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Old 10.09.2021, 15:45
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Re: Withdrawing pension using mortgage as a passthrough

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disclaimer that i've never done this so don't really know, but i was told that it is recorded as a charge on the land registry (in a similar way as a mortgage) and so this would need to be discharged before you could transfer the property.

i would expect this is transferred from pension fund to the VBA.

let's assume we are in a world where this is not the case. you assume one version where this becomes a loophole where you get out of the obligation. i can see another one where you are now longer able to discharge the lien on the land registry and are no longer able to sell your house
Interesting perspective. I think this is the kind of question that I'm going to have to pay a lawyer to answer. I hadn't considered that angle.
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Old 12.09.2021, 21:40
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Re: Withdrawing pension using mortgage as a passthrough

If you are going to the Uk you can take all of it out as cash. I do not believe tax in Schwyz is that high

Liberty pension will cash out for about 7% which is very pow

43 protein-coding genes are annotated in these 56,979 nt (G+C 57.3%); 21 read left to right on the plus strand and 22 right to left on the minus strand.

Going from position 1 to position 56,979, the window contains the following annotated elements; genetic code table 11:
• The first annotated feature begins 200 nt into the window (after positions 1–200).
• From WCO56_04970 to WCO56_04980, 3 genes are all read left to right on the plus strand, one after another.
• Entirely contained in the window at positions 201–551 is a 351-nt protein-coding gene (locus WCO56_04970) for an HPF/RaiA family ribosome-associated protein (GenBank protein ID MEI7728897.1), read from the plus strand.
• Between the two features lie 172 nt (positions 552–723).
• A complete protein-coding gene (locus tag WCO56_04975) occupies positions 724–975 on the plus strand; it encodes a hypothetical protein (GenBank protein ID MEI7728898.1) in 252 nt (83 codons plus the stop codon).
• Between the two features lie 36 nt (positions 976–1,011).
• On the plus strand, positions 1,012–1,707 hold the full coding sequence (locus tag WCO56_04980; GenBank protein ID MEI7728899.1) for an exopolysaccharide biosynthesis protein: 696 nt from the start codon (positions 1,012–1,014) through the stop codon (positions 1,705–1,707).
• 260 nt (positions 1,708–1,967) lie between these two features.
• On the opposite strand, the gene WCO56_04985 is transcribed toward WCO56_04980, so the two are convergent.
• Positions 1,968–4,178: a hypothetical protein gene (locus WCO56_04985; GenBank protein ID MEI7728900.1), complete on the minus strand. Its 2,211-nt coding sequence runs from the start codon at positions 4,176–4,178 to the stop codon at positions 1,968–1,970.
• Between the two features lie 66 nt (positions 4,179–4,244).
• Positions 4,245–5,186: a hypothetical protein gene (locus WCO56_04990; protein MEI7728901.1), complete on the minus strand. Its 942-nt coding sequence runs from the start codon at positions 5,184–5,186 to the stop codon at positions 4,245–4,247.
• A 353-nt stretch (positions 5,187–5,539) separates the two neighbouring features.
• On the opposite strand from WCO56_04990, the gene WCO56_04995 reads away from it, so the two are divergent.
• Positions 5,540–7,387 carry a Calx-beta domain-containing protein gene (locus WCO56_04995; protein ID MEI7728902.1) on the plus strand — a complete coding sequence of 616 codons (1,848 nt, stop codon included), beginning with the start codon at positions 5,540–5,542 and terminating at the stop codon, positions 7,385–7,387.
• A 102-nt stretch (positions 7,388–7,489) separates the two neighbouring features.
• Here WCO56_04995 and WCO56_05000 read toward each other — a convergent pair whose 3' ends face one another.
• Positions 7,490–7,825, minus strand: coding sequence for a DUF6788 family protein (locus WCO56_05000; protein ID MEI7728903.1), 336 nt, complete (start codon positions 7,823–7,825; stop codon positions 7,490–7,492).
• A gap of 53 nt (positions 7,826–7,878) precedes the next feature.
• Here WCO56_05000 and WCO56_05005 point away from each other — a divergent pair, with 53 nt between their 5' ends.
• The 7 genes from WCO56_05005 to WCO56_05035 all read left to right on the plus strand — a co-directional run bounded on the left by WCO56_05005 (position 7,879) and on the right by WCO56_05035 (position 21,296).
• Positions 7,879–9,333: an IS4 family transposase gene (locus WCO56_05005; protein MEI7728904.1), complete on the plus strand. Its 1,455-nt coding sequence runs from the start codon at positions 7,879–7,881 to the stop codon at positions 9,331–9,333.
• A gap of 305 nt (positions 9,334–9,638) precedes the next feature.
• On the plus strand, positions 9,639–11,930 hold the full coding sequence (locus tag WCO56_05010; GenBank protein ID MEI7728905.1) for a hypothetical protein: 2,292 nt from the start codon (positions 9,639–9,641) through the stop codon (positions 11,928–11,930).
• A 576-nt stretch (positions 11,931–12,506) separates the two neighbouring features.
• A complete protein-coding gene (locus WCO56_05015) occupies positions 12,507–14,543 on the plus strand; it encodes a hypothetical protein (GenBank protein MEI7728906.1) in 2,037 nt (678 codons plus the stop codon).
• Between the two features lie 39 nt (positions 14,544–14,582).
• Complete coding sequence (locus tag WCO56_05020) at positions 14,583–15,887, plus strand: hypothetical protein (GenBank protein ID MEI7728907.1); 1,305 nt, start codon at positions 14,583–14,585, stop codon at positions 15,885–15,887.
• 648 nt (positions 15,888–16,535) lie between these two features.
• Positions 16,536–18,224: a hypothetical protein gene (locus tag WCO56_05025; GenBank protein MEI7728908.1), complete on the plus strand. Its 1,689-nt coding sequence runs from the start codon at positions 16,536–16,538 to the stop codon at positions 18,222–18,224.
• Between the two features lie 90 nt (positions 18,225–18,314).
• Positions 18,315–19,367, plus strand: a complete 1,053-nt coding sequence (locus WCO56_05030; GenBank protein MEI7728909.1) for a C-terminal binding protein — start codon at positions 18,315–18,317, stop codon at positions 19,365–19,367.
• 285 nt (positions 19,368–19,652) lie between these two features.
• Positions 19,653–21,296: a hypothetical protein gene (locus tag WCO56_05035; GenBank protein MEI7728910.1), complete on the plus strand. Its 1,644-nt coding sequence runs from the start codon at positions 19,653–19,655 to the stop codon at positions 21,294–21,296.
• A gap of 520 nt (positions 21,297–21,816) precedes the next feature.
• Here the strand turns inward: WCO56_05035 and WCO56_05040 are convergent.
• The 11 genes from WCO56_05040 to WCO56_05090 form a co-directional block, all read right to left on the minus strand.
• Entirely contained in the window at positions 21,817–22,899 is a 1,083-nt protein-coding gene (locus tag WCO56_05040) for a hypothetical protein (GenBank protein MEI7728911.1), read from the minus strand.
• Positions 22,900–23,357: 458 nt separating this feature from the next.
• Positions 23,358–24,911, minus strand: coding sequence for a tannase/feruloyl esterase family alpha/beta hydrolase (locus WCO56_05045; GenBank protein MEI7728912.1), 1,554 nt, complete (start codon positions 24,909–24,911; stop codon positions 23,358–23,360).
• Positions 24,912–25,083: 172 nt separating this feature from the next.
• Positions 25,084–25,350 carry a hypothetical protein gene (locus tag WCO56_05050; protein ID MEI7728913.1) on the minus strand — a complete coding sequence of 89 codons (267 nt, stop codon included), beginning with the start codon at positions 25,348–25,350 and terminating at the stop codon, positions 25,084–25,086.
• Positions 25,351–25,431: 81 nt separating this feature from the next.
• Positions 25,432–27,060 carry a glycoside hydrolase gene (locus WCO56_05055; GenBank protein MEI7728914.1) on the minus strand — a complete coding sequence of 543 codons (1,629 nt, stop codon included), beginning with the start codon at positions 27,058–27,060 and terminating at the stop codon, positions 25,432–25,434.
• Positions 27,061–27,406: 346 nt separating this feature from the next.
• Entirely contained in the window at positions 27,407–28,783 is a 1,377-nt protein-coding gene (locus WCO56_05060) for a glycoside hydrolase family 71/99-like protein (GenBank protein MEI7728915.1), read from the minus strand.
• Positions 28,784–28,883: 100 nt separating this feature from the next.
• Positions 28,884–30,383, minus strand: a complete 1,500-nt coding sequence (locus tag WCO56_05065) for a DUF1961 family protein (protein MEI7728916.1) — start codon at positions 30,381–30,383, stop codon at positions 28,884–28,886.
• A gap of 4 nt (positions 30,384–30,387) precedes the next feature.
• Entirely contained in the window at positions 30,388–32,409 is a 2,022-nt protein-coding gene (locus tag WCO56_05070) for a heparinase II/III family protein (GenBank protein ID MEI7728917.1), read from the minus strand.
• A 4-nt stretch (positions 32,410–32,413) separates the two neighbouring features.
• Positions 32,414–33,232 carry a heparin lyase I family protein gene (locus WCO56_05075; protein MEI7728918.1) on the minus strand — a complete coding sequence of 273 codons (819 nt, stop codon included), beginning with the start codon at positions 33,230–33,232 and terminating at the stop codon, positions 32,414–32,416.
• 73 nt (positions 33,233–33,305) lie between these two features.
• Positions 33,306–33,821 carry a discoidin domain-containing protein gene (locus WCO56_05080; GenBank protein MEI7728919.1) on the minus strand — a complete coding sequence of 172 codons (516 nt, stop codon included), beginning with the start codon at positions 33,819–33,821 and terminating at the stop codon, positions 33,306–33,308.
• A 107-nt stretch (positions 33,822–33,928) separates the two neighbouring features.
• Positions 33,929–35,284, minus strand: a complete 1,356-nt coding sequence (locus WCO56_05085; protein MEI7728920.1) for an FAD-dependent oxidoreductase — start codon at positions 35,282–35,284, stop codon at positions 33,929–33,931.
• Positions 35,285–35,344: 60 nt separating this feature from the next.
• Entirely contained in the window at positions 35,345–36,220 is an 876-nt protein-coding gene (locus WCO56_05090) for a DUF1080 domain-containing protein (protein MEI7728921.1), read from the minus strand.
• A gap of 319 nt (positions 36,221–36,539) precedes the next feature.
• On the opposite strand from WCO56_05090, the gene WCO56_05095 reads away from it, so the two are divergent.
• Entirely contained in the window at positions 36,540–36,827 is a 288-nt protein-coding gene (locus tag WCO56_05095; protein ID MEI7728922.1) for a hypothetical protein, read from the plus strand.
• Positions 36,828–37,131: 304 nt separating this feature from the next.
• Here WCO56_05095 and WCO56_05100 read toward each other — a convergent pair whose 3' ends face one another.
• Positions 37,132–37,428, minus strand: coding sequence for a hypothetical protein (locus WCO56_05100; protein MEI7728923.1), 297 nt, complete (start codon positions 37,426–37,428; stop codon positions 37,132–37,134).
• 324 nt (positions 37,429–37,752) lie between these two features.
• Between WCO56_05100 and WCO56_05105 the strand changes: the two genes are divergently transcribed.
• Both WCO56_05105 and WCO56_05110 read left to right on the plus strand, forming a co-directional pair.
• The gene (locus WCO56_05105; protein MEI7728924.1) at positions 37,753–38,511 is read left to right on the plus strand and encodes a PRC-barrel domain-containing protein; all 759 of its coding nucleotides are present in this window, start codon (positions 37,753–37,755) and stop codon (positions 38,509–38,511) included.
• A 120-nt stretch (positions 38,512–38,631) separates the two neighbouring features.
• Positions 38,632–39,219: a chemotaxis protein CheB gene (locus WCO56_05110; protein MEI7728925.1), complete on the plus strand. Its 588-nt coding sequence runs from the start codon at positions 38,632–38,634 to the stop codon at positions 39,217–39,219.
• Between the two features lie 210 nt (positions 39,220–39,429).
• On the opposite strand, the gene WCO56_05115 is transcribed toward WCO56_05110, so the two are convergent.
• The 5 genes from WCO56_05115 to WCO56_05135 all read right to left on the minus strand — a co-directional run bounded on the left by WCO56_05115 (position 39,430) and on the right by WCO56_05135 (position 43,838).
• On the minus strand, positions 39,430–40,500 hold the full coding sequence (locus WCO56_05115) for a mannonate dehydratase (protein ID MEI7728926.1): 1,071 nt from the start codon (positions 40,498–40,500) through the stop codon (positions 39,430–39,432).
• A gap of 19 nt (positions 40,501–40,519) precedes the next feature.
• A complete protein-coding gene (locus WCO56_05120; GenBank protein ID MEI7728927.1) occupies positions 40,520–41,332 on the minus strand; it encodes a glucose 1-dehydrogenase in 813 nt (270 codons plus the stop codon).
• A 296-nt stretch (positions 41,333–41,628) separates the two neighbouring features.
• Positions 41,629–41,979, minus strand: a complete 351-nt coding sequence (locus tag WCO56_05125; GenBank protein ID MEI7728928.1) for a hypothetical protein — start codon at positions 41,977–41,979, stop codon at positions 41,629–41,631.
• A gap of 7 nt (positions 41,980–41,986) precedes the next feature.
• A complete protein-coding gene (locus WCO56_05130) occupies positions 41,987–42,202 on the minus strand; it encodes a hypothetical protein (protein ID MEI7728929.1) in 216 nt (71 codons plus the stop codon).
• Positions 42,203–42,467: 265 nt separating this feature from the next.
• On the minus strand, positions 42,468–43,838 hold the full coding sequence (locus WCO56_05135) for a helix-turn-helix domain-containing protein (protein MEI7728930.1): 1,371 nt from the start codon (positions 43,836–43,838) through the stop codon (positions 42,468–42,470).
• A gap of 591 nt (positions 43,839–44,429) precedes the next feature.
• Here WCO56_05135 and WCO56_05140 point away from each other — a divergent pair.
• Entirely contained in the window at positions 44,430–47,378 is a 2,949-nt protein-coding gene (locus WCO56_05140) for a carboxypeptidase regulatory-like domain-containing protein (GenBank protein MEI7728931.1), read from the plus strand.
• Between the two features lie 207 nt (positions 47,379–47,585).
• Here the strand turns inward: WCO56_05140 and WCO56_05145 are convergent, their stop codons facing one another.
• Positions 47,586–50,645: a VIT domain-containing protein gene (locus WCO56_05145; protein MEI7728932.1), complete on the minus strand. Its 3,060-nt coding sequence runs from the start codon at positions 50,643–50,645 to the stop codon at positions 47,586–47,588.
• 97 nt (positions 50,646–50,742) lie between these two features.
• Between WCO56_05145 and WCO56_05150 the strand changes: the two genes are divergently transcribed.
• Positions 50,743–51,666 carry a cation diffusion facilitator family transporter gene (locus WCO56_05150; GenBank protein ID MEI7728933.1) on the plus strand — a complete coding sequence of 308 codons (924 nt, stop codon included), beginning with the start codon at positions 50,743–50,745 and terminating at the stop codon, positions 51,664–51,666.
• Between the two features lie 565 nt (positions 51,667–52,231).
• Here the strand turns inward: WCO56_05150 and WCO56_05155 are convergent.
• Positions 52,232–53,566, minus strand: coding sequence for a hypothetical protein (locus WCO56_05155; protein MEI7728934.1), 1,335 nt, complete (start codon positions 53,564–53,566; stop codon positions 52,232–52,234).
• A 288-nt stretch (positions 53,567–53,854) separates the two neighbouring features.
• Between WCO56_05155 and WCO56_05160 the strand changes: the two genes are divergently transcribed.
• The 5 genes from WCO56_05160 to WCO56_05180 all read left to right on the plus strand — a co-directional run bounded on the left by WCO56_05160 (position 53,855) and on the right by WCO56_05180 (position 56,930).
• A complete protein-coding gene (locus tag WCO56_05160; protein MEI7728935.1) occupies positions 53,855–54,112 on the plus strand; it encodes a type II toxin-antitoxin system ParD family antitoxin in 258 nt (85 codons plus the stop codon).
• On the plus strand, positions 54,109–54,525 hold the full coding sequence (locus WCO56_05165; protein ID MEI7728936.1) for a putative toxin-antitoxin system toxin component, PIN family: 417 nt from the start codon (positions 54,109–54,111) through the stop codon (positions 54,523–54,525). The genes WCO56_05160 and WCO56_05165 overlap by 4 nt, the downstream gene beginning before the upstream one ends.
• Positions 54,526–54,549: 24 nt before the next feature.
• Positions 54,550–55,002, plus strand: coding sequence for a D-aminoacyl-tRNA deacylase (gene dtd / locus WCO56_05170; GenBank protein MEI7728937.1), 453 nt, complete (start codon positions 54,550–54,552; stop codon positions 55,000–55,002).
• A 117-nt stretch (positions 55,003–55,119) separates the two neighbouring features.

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Old 13.09.2021, 10:05
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Re: Withdrawing pension using mortgage as a passthrough

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If you are going to the Uk you can take all of it out as cash. I do not believe tax in Schwyz is that high

Liberty pension will cash out for about 7% which is very pow
You may not believe it, but I believe 7% of a large number is significant to look into the options to mitigate it.
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Old 13.09.2021, 10:21
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Re: Withdrawing pension using mortgage as a passthrough

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You may not believe it, but I believe 7% of a large number is significant to look into the options to mitigate it.
Indeed, France a high taxation country only charge 7.5% on lump sums taken instead of an annual pension.
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Old 13.09.2021, 11:06
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Re: Withdrawing pension using mortgage as a passthrough